in The metamorphosis of autism

between British doctors and international diagnostic standards will be considered further in Chapter 5 . However, it is important to note here that discourses of risk management and patient surveillance became a key part of discussions of GP care. For some GPs and hospital clinicians, new epidemiological research confirmed a link between diabetes and long-term complications, corroborated by their clinical experience and some smaller-scale clinical trials. 107 As one GP put it, ‘good diabetic control is most important in preventing complications’, and though ‘extra

in Managing diabetes, managing medicine

objects of overt political interest. Elite practitioners, clinical researchers, service administrators, and Ministry of Health officials all saw the NHS as either an opportunity for research or as an institution in need of significant management. The information that new records might produce was considered of great value to service management, as well as to epidemiological and clinical investigations. 54 Major professional and government bodies introduced centralising pressures – from collective epidemiological research programmes to standard data systems for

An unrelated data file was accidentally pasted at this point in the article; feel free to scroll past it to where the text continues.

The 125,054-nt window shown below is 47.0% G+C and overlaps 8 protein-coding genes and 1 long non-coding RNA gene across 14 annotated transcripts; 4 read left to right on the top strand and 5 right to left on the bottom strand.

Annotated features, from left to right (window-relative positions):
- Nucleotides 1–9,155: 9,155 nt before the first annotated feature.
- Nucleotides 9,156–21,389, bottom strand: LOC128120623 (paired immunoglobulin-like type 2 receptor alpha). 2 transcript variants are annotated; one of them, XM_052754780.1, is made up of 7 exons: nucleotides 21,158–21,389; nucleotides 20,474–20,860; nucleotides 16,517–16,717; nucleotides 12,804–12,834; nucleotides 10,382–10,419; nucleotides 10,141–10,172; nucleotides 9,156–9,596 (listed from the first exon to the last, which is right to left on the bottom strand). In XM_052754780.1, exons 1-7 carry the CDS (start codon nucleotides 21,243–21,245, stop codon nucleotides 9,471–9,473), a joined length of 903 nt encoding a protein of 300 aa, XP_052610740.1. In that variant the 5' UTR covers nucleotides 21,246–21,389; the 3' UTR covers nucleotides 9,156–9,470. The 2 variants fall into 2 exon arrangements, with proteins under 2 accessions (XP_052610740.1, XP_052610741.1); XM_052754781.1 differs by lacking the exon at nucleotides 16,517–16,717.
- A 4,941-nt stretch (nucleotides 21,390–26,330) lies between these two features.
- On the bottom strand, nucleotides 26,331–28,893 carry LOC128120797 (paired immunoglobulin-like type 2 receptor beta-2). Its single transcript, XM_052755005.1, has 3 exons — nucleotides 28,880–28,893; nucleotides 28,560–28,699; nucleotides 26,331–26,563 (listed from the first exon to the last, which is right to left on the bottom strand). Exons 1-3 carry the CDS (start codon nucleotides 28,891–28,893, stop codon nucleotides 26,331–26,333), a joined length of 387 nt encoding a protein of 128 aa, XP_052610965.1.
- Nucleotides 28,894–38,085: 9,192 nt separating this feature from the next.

in Managing diabetes, managing medicine
Open Access (free)
Perceiving, describing and modelling child development

tests for measuring autism and ‘social impairment’. The legal changes of the 1970s and 1980s thus supported the efforts of the new autism psychologists and enabled them to establish the psychology of the autism spectrum as the dominant model for understanding child development and its variations. The final chapter argues that epidemiological research on autism in the

in The metamorphosis of autism

concept of ‘deprivation’ was expanded within psychological sciences and disciplines to cover all forms of ‘social deprivation’, not just ‘maternal deprivation’, and this is how new epidemiological researchers such as Tizard and Rutter understood it. 61 Writing in 1970, Michael Power from the Social Medicine Research Unit at the London School of Hygiene and Tropical Medicine argued

in The metamorphosis of autism